Back before the industrial revolution – and even during and just after it – most Americans had some sort of farm based labor worked into their lives. Gathering firewood, weeding, cooking, animal husbandry, and building new structures were an everyday occurrence. Most of the food they produced came by the labor of their own hands – their bodies were reflections of the land.
Not to romanticize, though. They didn’t have Google to answer every whim of a question that fluttered through their minds, stable food supplies, access to advanced medicines, or social safety nets. Their life expectancies were considerably shorter. Farmers of a century past lived hard lives.
That’s not to say we shouldn’t take pieces of our tradition and translate it into our present reality. Yes, we have advanced, but some fundamentals should remain. If we’ve advanced so much, shouldn’t we be eating healthier foods with greater ease? Clearly, this isn’t the case. For the most part, we’re eating food that compromises our health at best, and cripples us at worst. We pay for this later in life, increasing life expectancy on the back of subsidized health systems.
Alright, preaching aside, there is, indeed, a modern day way of bringing real food back into our lives, and connect to some culture roots all the while. If you haven’t already heard of it, Community Supported Agriculture (CSA) is a way of strengthening the connection between the consumer and the food they eat.
What is a CSA?
The farmer provides each customer (“share holder”) with a weekly box of vegetables. This box is filled with whatever crops are currently available on the land, so the contents of the box shift from week to week. Most farmers look to have about 9 different items in their box on average, but during peak summer production, this number can jump to 15. Boxes are usually picked up by the share holder at the farmers’ market or directly from the farm, although some offer delivery services.
One box is typically enough to provide a family of four with vegetables for a week. Many farms will offer ½ shares that either give out smaller portions, or simply provide one full share every two weeks.
CSA’s can last for anywhere between 15 weeks during the summer month to year round. Prices range widely, but are usually around the $500 mark. In the end, each box costs around $18-$20, but buying the same produce from the grocery store would likely cost $25.
Farms that offer CSA’s are typically small-scale, local farms. Many incorporate environmental stewardship into their farming practices. The CSA business model allows farmers to receive all the capital from their vegetables up front, offsetting some of the risk that comes with farming. With the money you provide up front, they can buy their seeds, amendment, tools and pay their mortgage, providing greater assurances that you’ll get the vegetables you paid for – and lots of them.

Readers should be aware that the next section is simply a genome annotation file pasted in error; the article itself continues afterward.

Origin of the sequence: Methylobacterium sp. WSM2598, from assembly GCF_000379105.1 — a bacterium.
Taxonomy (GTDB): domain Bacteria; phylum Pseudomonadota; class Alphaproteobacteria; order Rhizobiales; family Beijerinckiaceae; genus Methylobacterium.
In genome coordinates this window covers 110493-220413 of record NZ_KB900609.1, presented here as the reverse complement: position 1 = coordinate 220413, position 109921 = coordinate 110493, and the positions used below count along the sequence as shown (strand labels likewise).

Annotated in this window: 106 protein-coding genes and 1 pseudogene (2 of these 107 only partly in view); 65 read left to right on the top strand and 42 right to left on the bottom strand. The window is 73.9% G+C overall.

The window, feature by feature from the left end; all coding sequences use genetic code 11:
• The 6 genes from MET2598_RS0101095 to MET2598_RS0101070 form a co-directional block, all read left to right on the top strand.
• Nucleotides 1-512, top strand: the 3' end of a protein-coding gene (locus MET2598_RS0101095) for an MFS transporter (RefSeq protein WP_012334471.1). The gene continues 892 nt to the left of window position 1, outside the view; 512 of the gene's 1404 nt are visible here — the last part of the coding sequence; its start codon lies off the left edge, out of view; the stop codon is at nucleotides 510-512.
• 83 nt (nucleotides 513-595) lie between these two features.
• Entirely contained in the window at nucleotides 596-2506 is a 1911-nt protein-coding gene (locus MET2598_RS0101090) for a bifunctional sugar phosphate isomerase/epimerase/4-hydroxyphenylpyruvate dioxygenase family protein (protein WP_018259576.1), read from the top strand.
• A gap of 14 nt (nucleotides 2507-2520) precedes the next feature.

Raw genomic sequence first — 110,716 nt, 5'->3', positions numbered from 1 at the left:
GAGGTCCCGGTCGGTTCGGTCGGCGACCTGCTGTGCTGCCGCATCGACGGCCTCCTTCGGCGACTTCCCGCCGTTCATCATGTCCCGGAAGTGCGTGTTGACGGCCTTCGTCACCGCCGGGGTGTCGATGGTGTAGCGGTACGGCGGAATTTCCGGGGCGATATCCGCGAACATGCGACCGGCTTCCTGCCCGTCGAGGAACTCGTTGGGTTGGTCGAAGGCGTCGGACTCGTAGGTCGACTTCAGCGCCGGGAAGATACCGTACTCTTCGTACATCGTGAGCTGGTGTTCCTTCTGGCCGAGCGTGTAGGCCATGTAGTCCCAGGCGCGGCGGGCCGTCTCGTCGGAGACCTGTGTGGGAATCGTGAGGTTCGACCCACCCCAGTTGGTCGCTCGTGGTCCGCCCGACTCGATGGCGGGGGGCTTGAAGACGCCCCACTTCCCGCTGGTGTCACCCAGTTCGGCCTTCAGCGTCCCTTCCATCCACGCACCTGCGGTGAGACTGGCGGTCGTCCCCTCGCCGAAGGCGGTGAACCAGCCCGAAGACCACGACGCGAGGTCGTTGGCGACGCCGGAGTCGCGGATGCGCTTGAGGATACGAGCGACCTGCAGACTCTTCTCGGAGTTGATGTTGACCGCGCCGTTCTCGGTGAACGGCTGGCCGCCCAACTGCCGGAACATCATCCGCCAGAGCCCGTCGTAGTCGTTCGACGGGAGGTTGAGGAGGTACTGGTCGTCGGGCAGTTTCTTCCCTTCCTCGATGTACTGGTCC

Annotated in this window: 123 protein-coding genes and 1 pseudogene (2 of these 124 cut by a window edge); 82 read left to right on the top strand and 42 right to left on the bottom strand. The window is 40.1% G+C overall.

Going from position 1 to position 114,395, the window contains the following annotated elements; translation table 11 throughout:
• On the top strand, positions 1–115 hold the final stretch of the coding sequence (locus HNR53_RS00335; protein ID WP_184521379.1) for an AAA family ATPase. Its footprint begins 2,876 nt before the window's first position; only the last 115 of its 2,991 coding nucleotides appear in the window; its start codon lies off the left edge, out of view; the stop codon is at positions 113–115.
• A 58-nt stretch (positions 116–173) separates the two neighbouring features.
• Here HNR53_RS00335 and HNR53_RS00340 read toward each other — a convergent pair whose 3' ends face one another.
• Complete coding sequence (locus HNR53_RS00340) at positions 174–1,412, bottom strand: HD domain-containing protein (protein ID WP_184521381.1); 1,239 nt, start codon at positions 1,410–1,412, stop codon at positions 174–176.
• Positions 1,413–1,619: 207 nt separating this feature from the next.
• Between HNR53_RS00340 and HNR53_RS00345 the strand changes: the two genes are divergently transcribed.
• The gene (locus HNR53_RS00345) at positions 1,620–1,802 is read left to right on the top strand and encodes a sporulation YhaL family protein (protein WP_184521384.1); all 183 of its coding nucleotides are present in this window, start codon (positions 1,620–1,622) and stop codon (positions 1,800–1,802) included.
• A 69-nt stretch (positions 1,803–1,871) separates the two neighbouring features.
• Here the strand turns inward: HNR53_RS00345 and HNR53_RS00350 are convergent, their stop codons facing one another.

The share holders get the freshest possible produce you can find, and at a price lower than they would find in the store. They also get to know their farmer, which is the best way to know the quality of your vegetables. With the freedom to converse with their food producer, they’re welcome to ask questions regarding farm practices and food handling procedures. And by living closer to their farmer, they’re free to go out to the farm and help out, if they feel like getting their hands dirty.
By getting a majority of your vegetables through a CSA, you’ll also be eating with the seasons. Eating vegetables that are grown in-season are invariably fresher and are locally sourced, minimizing their carbon foot print. Eating fresh vegetables also means getting the most nutrition out of your vegetables, as more and more studies are showing that eating fresh vegetables – rather than food shipped from hundreds of miles away – keep more of their nutrition.
How To Get Involved
The quickest and easiest way to become a part of a CSA is to go towww.LocalHarvest.org/csa . Most farms with a CSA will be listed on the website, and you can find one that is nearest you. Contact information will be listed, so get in touch with them, regardless of the time of year. Some CSA’s will not take on additional share holders in mid-season, while others are more than happy to prorate your share, and start providing you with veggies that very week. It all depends on the farm, and the best way to find out is to simply give them a call.
Talk to friends. If someone you know is already involved with a CSA, you might want to consider joining theirs, or at least taking a recommendation from them. You can deepen your relationships with friends and family by partaking in the same CSA program. Even consider splitting a box with them. You’ll be able to rejoice in all the delicious fruits and vegetables you’ll share!